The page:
Foreword Reviews

The Uprising

Clarion Rating: 4 out of 5

The Uprising is a humane historical novel about the fight for Cuba’s freedom.

In Jorge Torrente’s engrossing historical novel The Uprising, Cuba endures a period of social and political change as passionate people take up arms to defend their homeland.

In early 1960, the Cuban Revolution ends, and a period of reform and escalating international tension begins. Elpidio stands by as his father loses his ranch and passes away soon after. His father’s troubles make the political situation feel personal, driving Elpidio to lead an uprising for all those who have suffered and lost.

Cubans from all walks of life join Elpidio’s cause in the hopes of keeping Cuba free, even if it means losing their lives in the process. On the other side of the conflict, the communist army fights with an equal fervor. The conflict escalates; before it crescendos, rumors of an American invasion begin to spread. Elpidio and others wage a harrowing battle for their lives, their livelihoods, and most importantly, for Cuba.

This fictionalized conflict consists of three major factions: the Cuban guerrillas, the communist army, and the Americans recruited to assist the guerrillas. On the guerrilla side, Elpidio plays the largest role in the novel; he’s a commander who bears the burden of his command with tenacity and grit. He’s accompanied by a range of others, including a young lesbian who refuses to be shackled by established gender norms. Meanwhile, the CIA recruits Cuban exiles, air dropping them into Cuba to help the guerrillas. Personalities are developed over time, as Elpido and the guerrilla army risk their lives in battle, but also through quieter moments.

While the plight of Cuba in the 1960s and 1970s is documented, The Uprising seeks to expand upon its personal impact, and upon the experiences of the people who lived through it. The book focuses on introducing and developing the major players, showing their flaws and heroic qualities in a compelling manner. Frequent, succinct asides are used to provide historical context. The emphasis on action keeps the story interesting, including visceral details about injuries sustained in battle, the living conditions of those fighting in the jungles, and the emotional states of everyone involved.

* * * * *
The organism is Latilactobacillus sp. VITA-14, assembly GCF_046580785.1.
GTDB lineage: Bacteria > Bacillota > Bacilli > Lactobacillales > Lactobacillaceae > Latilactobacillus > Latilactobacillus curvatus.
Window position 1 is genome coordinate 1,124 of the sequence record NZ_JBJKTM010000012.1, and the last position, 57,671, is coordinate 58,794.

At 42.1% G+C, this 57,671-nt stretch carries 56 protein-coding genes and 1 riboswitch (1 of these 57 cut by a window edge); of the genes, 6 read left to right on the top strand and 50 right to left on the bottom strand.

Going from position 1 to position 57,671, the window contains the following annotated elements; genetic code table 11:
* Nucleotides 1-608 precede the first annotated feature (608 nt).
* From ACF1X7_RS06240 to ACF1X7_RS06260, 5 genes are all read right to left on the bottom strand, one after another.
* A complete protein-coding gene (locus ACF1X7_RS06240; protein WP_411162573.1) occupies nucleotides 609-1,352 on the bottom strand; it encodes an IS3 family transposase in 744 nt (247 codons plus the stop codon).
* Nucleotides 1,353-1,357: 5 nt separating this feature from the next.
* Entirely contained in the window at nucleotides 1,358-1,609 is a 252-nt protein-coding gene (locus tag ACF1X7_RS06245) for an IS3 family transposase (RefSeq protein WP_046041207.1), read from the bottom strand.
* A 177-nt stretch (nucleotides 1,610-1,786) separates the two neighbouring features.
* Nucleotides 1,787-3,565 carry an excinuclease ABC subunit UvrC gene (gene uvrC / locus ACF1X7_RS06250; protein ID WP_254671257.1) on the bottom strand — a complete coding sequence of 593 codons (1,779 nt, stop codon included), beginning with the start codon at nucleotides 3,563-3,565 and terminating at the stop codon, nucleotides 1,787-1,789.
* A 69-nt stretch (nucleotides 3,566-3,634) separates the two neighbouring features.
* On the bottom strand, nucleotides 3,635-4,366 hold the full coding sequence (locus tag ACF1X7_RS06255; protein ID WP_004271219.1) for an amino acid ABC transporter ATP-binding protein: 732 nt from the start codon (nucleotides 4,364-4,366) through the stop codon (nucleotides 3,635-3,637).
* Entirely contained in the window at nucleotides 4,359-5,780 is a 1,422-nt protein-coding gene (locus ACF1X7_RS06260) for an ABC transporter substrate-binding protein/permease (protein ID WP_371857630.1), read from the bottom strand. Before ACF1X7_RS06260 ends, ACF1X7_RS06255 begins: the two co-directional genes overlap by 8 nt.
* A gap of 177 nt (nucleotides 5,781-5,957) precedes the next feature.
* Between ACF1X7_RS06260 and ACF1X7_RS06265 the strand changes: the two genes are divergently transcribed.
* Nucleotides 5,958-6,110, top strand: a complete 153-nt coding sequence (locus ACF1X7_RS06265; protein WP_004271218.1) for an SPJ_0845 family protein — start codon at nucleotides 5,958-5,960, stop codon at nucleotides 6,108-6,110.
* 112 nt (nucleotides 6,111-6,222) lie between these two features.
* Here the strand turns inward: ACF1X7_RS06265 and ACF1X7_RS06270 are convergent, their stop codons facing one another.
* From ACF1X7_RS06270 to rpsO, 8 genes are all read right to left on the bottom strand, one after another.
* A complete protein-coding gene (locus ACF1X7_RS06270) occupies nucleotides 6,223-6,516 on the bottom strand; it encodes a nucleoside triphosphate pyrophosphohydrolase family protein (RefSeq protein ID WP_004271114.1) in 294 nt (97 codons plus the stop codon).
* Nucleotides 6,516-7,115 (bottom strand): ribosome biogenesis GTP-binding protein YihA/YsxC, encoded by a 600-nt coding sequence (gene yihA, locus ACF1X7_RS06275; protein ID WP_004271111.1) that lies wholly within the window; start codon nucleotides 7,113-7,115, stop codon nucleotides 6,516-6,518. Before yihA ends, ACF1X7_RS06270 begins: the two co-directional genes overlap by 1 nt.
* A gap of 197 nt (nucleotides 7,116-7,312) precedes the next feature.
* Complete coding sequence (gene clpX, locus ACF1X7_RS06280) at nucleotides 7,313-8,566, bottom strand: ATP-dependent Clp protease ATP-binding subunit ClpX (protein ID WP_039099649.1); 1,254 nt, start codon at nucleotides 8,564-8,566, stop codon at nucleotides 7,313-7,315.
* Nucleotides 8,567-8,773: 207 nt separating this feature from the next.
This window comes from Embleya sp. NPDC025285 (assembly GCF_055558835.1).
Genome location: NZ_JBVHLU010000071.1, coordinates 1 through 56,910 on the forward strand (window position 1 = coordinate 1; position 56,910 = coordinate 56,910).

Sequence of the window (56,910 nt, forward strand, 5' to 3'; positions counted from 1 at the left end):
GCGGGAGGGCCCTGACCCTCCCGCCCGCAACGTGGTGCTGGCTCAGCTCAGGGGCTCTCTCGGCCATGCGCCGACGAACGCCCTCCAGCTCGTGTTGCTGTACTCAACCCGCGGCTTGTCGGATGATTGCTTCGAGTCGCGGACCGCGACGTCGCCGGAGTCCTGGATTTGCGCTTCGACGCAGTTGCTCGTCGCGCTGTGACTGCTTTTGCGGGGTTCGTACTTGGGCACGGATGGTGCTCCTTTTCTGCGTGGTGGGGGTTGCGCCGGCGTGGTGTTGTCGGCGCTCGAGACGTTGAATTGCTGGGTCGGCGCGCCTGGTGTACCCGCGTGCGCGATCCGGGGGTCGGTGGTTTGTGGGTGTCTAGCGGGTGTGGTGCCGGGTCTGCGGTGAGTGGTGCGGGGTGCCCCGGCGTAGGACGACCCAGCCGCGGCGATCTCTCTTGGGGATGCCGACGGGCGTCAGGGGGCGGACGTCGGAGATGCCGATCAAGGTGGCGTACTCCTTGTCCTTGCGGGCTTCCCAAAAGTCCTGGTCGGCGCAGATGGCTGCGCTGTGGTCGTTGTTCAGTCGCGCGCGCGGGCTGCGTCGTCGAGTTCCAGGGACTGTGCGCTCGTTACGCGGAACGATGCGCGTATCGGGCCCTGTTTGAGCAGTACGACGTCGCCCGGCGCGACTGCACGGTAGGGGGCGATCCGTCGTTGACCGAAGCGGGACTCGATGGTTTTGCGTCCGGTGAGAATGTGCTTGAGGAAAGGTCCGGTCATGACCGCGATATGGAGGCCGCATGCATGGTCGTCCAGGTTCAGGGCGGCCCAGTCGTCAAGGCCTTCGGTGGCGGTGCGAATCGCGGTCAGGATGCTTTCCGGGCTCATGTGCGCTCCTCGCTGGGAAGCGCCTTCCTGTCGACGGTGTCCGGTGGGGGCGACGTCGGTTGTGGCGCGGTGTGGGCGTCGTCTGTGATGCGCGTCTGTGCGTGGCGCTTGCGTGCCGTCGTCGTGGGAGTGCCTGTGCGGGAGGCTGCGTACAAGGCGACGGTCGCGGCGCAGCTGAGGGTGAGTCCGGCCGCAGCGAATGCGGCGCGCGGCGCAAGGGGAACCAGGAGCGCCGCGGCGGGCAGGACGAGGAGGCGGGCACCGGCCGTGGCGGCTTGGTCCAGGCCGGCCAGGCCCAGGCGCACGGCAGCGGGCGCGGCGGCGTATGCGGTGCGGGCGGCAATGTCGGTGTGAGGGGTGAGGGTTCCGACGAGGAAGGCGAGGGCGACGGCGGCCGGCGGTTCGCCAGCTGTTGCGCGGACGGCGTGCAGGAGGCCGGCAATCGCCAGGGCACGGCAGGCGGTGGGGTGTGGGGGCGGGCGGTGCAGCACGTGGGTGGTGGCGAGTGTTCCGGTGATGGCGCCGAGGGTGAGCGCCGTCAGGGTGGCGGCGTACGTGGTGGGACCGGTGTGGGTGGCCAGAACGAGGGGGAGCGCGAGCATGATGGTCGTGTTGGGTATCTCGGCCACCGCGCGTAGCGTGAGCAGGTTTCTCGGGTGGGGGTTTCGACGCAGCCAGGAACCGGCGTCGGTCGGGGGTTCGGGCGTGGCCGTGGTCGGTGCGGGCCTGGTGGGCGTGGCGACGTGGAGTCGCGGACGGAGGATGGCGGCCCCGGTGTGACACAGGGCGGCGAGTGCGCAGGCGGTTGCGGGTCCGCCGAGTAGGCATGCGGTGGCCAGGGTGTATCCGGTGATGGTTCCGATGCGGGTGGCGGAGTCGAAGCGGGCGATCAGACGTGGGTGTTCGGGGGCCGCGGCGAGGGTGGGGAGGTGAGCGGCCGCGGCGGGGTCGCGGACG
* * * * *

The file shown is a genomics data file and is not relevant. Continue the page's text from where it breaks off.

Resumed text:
Spanish phrases are included to capture the locale, entering into characters’ conversations in a smooth manner. Still, much of the dialogue is staid and formal; its language often clashes with the tones of the hectic battles, and even within casual exchanges.

A series of rapid-fire resolutions make up the book’s ending. Elpidio’s uprising foreshadows a potential disaster for those who follow him, but a strong sense of love for Cuba, and for the people who fought for it, carries interest through.

The Uprising is a humane historical novel about the fight for Cuba’s freedom.

Reviewed by John M. Murray

Disclosure: This article is not an endorsement, but a review. The publisher of this book provided free copies of the book and paid a small fee to have their book reviewed by a professional reviewer. Foreword Reviews and Clarion Reviews make no guarantee that the publisher will receive a positive review. Foreword Magazine, Inc. is disclosing this in accordance with the Federal Trade Commission’s 16 CFR, Part 255.

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